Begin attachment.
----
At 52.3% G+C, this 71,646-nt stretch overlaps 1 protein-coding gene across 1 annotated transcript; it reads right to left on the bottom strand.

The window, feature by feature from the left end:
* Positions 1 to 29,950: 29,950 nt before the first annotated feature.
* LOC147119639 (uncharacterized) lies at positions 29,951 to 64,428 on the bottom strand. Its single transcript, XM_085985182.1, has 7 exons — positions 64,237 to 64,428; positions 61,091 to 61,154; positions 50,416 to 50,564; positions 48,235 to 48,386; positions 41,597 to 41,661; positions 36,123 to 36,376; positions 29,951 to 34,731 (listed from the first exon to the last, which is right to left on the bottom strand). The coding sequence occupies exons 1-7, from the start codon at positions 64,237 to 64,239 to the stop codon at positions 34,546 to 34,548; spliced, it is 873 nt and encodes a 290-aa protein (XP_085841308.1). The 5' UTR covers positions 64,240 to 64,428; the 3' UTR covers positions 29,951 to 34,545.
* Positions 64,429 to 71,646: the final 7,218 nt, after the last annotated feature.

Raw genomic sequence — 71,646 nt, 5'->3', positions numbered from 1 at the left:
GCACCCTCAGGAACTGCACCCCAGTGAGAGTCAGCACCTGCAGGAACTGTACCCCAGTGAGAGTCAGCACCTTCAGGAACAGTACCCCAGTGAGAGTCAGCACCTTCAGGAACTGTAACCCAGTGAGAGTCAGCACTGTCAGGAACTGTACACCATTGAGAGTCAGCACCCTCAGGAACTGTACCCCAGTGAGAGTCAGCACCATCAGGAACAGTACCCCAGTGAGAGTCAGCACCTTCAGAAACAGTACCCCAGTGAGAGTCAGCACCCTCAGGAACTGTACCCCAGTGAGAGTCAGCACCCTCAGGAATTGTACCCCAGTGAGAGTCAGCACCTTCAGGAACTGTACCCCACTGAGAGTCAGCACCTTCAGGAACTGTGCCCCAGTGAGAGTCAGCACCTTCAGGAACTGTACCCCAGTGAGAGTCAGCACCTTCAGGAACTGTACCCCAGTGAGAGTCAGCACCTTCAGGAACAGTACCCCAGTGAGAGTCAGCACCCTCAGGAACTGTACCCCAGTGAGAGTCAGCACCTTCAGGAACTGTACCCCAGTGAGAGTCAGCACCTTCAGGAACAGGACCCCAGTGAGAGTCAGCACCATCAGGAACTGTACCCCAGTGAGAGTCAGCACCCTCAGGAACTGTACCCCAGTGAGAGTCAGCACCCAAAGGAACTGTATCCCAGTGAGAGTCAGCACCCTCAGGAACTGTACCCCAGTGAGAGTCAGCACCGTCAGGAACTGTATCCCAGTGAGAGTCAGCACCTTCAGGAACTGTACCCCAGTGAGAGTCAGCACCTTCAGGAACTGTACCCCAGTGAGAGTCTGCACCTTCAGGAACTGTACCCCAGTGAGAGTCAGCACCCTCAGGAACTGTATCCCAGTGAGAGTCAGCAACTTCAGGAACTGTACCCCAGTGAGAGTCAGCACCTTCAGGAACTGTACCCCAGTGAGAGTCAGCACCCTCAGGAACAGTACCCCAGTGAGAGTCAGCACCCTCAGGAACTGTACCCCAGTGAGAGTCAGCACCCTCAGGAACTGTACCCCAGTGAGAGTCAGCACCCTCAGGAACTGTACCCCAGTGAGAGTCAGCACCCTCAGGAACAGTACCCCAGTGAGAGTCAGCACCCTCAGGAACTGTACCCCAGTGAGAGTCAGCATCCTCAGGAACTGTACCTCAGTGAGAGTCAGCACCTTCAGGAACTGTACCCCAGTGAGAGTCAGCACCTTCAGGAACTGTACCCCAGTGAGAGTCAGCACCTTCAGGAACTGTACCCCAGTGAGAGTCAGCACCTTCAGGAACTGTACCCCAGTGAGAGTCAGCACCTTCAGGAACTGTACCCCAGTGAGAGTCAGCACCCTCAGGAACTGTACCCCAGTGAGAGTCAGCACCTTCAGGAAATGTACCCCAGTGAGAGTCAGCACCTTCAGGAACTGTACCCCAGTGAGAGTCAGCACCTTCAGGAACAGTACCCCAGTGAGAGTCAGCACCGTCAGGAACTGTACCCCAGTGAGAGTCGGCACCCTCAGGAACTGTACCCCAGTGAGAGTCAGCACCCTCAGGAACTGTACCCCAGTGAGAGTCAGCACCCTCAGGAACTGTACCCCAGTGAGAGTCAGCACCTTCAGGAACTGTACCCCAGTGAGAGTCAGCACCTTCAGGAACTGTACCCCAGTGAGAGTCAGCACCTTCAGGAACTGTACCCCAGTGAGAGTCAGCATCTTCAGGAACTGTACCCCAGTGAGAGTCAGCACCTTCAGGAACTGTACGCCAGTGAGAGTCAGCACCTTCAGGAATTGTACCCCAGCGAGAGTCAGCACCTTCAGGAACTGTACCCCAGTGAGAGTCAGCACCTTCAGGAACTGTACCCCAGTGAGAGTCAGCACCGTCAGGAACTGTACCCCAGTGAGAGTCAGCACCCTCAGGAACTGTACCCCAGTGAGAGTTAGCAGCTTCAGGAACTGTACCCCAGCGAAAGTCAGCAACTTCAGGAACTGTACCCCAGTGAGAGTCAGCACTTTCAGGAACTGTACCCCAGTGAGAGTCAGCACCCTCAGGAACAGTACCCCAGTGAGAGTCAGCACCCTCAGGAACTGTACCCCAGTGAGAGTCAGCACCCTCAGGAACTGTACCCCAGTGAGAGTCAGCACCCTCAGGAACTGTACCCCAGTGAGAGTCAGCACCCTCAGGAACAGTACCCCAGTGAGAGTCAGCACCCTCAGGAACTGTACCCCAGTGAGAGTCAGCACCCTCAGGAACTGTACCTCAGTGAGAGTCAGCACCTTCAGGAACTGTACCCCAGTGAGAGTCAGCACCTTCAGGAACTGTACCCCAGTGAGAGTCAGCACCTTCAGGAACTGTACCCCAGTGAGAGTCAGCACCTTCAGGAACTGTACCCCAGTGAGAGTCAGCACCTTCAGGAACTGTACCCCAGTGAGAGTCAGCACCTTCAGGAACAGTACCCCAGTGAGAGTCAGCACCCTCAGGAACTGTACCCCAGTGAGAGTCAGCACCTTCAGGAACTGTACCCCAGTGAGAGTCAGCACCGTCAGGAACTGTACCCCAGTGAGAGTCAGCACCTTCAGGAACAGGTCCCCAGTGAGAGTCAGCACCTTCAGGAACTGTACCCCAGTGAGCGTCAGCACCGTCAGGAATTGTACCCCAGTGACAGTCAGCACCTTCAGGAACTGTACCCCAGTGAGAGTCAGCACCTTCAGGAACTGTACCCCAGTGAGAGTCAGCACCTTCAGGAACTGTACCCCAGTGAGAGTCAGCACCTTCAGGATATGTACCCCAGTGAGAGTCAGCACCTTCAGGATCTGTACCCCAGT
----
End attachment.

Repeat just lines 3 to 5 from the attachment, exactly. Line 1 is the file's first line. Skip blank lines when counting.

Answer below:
* Positions 1 to 29,950: 29,950 nt before the first annotated feature.
* LOC147119639 (uncharacterized) lies at positions 29,951 to 64,428 on the bottom strand. Its single transcript, XM_085985182.1, has 7 exons — positions 64,237 to 64,428; positions 61,091 to 61,154; positions 50,416 to 50,564; positions 48,235 to 48,386; positions 41,597 to 41,661; positions 36,123 to 36,376; positions 29,951 to 34,731 (listed from the first exon to the last, which is right to left on the bottom strand). The coding sequence occupies exons 1-7, from the start codon at positions 64,237 to 64,239 to the stop codon at positions 34,546 to 34,548; spliced, it is 873 nt and encodes a 290-aa protein (XP_085841308.1). The 5' UTR covers positions 64,240 to 64,428; the 3' UTR covers positions 29,951 to 34,545.
* Positions 64,429 to 71,646: the final 7,218 nt, after the last annotated feature.